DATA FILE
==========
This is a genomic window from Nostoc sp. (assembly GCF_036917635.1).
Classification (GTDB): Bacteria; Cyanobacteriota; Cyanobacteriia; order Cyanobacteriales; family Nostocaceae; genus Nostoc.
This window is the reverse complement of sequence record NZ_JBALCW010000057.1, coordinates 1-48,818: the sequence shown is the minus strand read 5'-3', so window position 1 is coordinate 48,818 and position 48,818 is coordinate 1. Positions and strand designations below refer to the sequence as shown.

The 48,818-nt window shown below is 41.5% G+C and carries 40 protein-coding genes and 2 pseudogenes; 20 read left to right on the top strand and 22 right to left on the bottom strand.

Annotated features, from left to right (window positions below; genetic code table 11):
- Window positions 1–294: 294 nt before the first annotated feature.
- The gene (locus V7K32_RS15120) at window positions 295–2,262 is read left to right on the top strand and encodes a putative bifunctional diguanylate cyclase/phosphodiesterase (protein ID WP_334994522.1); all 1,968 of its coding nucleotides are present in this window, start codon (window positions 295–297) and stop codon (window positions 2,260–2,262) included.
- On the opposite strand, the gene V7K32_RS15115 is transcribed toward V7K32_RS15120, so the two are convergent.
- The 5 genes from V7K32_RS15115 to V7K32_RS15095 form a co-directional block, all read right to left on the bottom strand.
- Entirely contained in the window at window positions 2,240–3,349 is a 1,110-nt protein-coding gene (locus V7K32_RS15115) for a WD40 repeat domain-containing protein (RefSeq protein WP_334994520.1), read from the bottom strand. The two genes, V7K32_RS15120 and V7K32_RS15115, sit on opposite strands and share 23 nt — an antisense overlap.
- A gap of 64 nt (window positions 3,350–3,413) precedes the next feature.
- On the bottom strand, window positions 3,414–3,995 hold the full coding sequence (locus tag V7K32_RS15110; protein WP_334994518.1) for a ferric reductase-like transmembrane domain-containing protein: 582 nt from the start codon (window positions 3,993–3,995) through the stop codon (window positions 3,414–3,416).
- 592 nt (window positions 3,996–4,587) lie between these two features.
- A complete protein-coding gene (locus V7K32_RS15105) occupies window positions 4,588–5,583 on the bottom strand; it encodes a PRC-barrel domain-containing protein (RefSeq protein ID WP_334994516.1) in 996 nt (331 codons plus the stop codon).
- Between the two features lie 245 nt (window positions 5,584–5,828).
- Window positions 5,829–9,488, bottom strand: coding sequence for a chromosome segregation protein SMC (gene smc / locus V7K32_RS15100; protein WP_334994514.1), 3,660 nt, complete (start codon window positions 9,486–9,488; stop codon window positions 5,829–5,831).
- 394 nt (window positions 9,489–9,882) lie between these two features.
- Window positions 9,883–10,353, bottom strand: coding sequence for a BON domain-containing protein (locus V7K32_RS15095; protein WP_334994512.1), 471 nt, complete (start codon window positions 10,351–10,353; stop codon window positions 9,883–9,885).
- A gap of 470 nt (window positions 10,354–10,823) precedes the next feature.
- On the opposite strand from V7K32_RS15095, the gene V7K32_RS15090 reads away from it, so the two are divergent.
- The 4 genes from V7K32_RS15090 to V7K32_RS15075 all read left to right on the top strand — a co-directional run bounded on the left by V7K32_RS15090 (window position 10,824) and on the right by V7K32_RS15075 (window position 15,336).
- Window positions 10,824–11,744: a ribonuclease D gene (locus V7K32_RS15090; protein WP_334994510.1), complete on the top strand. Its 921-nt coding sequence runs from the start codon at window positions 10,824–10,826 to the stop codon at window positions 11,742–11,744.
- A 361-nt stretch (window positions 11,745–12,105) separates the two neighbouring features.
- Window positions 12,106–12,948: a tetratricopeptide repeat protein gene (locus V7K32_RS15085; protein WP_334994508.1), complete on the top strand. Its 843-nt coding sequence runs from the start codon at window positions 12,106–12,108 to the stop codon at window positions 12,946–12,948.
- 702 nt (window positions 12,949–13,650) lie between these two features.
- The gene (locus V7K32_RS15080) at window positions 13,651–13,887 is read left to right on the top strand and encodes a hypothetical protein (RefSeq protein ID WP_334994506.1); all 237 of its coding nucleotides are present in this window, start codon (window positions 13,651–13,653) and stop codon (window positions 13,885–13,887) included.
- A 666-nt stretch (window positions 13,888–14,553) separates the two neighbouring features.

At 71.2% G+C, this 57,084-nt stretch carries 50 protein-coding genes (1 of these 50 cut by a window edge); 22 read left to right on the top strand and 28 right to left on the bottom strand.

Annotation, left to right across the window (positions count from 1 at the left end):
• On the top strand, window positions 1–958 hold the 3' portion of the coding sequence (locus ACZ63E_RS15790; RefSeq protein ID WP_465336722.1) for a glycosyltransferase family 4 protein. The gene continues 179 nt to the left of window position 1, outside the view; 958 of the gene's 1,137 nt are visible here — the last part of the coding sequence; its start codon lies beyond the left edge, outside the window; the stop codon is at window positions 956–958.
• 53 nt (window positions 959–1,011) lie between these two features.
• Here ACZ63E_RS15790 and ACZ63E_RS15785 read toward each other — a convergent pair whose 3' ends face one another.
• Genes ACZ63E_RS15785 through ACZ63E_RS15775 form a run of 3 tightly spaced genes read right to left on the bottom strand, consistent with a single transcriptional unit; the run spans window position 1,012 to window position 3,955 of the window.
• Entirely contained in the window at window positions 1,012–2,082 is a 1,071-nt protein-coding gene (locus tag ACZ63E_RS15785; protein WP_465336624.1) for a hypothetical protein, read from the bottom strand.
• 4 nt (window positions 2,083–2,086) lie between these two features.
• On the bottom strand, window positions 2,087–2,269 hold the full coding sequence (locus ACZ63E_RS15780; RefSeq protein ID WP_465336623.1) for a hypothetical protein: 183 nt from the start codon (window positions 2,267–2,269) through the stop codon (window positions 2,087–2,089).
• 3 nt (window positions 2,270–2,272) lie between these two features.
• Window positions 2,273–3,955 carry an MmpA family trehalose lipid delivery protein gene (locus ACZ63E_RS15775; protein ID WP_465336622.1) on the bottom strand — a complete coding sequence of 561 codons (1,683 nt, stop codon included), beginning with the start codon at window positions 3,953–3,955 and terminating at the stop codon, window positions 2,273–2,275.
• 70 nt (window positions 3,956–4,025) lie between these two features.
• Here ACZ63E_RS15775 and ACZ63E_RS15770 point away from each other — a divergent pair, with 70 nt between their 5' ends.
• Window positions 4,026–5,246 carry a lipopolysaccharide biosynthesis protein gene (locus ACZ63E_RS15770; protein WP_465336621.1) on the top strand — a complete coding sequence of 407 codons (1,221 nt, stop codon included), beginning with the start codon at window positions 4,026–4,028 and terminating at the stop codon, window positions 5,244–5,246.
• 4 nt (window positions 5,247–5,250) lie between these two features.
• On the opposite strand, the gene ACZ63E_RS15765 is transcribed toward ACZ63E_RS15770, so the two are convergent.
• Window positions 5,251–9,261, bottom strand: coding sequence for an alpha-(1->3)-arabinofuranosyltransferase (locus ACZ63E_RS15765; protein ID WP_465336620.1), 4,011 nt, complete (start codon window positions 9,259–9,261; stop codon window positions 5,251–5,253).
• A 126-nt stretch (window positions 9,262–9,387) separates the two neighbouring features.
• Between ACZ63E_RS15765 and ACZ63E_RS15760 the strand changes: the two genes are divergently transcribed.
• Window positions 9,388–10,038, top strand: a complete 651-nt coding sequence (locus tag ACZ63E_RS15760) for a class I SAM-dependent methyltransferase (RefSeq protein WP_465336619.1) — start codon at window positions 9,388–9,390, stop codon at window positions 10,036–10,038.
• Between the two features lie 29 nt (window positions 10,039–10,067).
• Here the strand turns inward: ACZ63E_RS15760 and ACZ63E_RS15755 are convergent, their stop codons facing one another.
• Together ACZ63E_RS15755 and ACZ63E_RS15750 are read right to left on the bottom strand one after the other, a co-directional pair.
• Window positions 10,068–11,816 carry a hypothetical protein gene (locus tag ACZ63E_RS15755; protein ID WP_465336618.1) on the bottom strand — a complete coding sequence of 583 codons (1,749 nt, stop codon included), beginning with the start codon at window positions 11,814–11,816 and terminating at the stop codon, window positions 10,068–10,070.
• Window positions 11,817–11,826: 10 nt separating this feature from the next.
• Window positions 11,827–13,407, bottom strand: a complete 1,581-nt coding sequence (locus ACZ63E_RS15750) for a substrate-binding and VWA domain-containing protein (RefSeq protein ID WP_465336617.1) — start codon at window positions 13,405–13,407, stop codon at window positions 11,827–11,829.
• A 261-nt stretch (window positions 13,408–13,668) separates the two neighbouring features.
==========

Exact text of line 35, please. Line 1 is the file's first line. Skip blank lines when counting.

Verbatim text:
• 4 nt (window positions 2,083–2,086) lie between these two features.